All in all, I wouldn’t recommend this movie to practically anyone, unless they are especially fond of weird for weird’s sake. Do not watch this looking for a realistic or informative view of Asperger’s — you won’t find it here. If you want something unusual, watch The Fall — in fact, watch practically anything else. Just stay far away from this bizarre, pointless mess of a movie.

American Mary (2012)

Moral depravity, sexual deviation, and extreme body modification are  all on gut-churning display here in “American Mary,” a surprisingly polished indie horror film with a impressive performance by Katherine Isabelle.

As someone who found “The Human Centipede II (Full Sequence)” too strident, I can say I found that “American Mary” had a well-needed (and unnerving) realism that adds a kick to the violent scenes, of which there are many. Oh, boy, you have no idea.

Mary Mason (Isabelle) is a seemingly normal, attractive aspiring surgeon who is introduced to the world of Extreme Body Modifications. Want laces sewn through your back? ‘Need’ horns applied to  your head for a more demonic look? Mary is on the job.


But when Mary is attacked at a party, her surgical skills come to good use as she deals with the attacker in the harshest way possible. My first reaction is shock that this ‘body modification’ thing actually exists. My second reaction is actual pity for Mary’s victimizer. No THING, no matter how dastardly, deserves that.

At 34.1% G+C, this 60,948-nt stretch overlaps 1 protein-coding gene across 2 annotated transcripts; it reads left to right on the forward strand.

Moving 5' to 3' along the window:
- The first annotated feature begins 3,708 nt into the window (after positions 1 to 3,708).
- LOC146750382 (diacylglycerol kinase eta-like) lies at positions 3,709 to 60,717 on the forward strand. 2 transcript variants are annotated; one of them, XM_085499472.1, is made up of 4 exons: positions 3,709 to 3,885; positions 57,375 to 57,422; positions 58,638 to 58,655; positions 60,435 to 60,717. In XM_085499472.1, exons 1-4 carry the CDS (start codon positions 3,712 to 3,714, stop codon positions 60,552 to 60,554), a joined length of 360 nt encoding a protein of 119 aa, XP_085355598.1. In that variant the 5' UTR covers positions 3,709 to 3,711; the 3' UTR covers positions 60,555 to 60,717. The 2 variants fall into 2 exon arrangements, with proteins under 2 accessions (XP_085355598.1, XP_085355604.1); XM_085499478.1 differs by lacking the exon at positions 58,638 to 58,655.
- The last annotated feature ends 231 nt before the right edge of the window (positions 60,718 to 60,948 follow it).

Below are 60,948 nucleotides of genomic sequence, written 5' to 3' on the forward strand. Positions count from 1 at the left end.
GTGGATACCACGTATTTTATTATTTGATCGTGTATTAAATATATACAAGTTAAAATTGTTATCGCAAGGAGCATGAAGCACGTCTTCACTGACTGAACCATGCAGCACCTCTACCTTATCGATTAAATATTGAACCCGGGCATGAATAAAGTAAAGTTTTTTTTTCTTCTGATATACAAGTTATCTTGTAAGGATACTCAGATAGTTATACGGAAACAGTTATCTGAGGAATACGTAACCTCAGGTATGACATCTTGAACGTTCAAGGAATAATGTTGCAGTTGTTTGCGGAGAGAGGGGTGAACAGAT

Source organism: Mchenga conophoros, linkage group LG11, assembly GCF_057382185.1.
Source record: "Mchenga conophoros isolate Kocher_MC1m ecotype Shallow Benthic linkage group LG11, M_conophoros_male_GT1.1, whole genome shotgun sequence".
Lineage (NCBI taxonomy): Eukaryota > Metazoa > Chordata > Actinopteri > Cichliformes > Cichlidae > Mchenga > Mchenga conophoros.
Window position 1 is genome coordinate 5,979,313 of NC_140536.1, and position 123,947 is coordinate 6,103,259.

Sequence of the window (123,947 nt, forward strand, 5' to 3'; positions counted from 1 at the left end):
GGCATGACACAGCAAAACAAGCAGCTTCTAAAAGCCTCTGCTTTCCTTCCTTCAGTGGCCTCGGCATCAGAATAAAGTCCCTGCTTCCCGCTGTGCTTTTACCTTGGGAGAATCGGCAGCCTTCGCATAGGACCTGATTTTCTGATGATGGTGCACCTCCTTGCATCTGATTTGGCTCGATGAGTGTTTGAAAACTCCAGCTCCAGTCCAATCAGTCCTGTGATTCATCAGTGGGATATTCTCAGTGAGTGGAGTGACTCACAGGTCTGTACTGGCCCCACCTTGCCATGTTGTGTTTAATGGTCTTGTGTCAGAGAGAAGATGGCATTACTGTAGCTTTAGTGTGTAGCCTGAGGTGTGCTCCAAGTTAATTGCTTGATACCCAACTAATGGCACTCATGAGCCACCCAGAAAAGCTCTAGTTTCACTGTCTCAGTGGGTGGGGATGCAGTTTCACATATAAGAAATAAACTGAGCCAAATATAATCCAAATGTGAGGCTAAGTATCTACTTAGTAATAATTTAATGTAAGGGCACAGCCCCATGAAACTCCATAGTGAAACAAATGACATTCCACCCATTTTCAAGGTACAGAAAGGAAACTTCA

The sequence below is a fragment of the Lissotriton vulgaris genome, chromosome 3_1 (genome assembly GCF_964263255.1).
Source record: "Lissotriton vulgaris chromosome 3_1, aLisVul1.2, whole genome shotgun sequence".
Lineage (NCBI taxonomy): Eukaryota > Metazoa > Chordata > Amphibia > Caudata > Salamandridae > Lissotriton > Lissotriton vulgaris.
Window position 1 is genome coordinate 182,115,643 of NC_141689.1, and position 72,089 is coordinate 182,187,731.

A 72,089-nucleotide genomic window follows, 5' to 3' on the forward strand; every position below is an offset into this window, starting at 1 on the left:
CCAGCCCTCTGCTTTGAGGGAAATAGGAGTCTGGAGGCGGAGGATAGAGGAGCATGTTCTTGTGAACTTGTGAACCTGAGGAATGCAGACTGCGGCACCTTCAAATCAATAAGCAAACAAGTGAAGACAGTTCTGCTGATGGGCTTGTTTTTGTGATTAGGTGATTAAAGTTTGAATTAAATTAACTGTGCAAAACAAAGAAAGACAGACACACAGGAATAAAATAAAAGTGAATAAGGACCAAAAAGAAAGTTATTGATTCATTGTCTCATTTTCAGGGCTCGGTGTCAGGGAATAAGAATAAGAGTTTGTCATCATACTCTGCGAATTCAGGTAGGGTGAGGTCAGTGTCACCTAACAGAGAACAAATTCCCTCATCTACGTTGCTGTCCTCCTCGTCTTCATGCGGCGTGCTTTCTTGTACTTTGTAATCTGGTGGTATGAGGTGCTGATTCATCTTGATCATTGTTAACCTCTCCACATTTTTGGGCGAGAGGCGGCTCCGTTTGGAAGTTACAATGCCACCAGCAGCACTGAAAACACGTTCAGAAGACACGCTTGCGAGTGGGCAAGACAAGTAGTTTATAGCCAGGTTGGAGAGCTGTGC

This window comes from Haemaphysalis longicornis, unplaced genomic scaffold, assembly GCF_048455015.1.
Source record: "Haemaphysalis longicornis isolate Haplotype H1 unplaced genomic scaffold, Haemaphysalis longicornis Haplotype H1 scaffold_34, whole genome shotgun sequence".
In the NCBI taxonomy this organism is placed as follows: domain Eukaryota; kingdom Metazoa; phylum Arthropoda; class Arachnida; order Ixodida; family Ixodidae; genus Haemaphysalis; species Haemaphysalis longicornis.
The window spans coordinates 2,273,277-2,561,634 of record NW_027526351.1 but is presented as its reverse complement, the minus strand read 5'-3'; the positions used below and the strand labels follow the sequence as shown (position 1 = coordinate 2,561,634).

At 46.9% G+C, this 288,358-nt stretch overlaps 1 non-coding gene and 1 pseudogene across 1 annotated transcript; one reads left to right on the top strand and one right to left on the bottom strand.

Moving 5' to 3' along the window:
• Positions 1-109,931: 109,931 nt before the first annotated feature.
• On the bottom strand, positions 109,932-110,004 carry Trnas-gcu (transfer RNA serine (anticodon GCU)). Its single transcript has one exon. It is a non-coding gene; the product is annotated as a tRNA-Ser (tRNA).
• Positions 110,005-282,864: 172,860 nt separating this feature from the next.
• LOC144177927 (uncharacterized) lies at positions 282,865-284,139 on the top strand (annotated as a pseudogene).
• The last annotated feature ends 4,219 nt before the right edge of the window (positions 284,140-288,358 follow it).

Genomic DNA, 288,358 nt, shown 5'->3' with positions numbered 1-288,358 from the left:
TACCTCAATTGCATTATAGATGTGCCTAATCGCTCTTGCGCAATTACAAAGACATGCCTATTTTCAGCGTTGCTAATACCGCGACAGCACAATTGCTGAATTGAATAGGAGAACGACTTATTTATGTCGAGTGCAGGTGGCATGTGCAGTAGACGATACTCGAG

The cinematography in “American Mary” is very prim and professional, and the make-up and gore effects challenge the assumption that ‘indie’ is synonymous with ‘amateur.’ I was nearly convinced that the face of the actress who played emotionally damaged plastic surgery freak Ruby Realgirl (Paula Lindberg) was the real deal but I soon discovered that Lindberg was a perfectly lovely blonde.

The mask-like face of modifier Beatriss (Tristan Risk) is equally frightening, though less believably so. The performances were altogether good, and I think Katherine Isabelle has what it takes to become a modern scream queen. Her transformation from everyday college student to morally bankrupt ‘underground’ surgeon to sadistic, levelheaded, confident killer is compelling and adept.

Directors and sisters Sylvia and Jen Soska (who also appear in the movie as the ‘Demon Twins from Berlin’ have created a frightening vision of the moral abyss of the surgical world, and the freaks and refuse that exist within it. I couldn’t help but feel sorry for the people who would put themselves through surgical Hell in order to deal with deep-seated issues that would be better confronted in the shrink’s office.

Ruby Realgirl’s bodily obsession was sickening, and you just wanted to tell her to TALK TO SOMEONE- that will help. The movie was really a tragedy in some ways, especially the end. The title “‘American’ Mary” makes you think after the movie is  over about the price of beauty, the price of wealth, and how we define being ‘happy’ or ‘wanted.’ It’s a bitter pill, but one well worth your time.